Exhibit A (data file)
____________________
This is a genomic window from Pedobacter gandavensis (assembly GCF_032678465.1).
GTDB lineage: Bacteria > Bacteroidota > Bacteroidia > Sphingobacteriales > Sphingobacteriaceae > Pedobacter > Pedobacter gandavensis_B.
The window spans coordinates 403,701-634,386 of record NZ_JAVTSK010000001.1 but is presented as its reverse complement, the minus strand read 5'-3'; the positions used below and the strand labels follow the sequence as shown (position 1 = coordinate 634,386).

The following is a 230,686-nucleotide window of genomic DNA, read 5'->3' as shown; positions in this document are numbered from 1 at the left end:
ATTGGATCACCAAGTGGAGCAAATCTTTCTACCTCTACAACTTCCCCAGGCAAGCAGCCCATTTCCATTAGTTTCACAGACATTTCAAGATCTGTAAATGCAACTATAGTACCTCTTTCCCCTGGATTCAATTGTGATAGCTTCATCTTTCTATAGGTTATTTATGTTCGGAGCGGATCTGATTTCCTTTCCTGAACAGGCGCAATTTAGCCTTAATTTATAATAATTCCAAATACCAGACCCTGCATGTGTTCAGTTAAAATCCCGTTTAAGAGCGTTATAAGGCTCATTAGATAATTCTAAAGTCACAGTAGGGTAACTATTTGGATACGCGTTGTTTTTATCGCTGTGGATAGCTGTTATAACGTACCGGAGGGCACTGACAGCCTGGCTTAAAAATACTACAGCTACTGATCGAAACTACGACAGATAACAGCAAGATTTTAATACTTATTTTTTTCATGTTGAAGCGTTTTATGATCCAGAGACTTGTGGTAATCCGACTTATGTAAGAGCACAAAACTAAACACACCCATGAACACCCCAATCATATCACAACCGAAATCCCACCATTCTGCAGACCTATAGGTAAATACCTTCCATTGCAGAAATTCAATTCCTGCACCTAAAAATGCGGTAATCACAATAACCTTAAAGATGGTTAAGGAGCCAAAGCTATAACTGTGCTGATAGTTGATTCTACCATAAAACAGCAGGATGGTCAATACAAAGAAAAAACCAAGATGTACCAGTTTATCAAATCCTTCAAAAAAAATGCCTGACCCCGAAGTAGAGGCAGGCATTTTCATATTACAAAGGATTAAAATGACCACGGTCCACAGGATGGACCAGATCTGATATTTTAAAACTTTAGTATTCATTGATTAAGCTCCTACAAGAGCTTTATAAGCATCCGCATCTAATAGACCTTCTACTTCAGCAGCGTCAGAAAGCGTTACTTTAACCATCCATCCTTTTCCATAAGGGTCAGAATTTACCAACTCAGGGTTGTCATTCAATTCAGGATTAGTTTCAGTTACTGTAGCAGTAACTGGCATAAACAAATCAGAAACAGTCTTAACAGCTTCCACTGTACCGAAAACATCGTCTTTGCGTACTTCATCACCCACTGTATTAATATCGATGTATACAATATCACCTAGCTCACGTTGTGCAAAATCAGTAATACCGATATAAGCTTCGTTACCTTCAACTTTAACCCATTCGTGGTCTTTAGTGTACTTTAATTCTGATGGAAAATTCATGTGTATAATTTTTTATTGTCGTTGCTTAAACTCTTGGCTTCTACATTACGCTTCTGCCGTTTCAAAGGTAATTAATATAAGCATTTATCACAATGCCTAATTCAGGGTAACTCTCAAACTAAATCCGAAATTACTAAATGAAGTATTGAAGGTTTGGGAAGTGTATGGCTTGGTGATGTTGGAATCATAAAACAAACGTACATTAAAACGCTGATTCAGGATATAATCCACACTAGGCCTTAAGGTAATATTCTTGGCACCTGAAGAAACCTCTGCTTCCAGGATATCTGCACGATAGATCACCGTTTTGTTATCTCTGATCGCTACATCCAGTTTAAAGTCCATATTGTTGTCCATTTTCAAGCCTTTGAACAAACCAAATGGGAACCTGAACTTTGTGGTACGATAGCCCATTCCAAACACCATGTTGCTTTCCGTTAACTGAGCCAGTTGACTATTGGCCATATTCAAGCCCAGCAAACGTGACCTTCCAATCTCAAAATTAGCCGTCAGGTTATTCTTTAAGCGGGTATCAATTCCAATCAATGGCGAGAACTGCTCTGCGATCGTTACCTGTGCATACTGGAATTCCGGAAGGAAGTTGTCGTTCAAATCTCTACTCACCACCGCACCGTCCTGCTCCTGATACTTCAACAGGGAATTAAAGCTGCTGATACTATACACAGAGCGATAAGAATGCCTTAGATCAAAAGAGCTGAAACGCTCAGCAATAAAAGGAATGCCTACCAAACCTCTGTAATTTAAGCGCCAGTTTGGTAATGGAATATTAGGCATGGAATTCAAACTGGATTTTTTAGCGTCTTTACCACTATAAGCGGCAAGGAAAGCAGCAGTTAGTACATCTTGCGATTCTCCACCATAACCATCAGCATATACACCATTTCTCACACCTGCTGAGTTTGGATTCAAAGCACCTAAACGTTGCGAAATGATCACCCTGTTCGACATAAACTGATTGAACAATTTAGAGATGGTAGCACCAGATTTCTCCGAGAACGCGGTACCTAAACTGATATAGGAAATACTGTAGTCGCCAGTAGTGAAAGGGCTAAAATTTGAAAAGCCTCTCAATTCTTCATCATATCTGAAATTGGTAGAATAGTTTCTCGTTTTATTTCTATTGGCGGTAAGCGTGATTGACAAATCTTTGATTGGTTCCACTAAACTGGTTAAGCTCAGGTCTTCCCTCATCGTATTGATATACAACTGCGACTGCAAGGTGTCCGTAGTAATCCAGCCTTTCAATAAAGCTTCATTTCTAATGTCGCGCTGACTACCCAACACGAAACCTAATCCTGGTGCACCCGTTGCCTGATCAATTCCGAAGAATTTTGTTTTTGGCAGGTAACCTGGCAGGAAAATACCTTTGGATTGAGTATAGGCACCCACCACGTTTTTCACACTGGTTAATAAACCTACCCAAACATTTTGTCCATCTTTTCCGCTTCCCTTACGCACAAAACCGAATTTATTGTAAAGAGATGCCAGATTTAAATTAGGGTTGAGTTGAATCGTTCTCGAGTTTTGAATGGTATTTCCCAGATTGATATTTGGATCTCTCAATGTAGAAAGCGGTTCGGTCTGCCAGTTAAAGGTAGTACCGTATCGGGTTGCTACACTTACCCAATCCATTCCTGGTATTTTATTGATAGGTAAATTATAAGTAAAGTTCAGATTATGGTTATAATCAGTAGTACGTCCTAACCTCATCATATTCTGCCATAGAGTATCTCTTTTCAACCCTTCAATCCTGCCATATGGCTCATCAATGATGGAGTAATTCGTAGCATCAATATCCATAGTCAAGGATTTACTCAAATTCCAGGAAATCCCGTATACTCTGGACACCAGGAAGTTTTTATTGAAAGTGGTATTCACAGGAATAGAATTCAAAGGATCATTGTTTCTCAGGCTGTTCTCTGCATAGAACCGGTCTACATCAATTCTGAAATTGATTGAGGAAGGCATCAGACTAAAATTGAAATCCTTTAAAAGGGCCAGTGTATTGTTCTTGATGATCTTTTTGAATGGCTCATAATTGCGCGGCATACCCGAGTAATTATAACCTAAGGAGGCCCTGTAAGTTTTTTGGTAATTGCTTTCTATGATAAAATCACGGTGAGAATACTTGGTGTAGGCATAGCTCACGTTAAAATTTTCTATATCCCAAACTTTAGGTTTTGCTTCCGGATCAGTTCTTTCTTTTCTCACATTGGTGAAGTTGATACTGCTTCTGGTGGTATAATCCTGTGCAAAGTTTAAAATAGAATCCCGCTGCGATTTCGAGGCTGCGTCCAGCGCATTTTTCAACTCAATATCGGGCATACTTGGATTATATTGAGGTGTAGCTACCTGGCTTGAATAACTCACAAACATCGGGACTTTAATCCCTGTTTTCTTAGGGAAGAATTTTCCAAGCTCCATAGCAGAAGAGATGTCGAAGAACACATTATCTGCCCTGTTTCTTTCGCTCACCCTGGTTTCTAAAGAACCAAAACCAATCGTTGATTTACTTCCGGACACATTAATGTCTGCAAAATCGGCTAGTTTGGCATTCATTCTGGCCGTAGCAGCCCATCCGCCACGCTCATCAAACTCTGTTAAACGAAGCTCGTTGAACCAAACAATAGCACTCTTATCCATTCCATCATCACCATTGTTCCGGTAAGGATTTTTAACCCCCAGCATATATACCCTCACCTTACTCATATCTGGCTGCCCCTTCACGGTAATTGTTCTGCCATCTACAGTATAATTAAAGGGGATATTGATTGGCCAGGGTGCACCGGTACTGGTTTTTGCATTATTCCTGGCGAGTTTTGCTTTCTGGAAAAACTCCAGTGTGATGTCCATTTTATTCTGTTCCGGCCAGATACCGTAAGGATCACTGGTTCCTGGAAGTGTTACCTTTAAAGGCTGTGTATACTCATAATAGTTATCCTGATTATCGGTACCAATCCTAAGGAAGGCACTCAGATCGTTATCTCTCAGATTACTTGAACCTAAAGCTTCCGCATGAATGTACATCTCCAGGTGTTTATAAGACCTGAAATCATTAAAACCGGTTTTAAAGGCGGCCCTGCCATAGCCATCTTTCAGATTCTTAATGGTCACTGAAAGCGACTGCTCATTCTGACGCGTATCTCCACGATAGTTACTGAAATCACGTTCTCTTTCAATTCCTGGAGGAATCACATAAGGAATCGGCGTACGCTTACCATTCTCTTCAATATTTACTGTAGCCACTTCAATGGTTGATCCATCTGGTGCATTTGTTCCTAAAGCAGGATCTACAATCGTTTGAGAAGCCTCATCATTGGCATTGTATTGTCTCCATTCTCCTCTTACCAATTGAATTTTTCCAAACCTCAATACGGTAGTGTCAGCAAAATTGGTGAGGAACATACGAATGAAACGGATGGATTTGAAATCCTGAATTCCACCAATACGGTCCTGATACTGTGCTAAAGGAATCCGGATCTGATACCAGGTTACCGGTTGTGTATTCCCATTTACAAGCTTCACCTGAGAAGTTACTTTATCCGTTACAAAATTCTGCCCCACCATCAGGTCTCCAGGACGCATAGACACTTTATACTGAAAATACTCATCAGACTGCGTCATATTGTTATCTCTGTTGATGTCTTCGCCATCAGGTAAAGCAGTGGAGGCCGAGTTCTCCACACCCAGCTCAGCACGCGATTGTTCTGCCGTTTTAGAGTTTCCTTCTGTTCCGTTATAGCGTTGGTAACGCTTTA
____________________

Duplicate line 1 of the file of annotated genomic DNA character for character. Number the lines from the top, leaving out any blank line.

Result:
This is a genomic window from Pedobacter gandavensis (assembly GCF_032678465.1).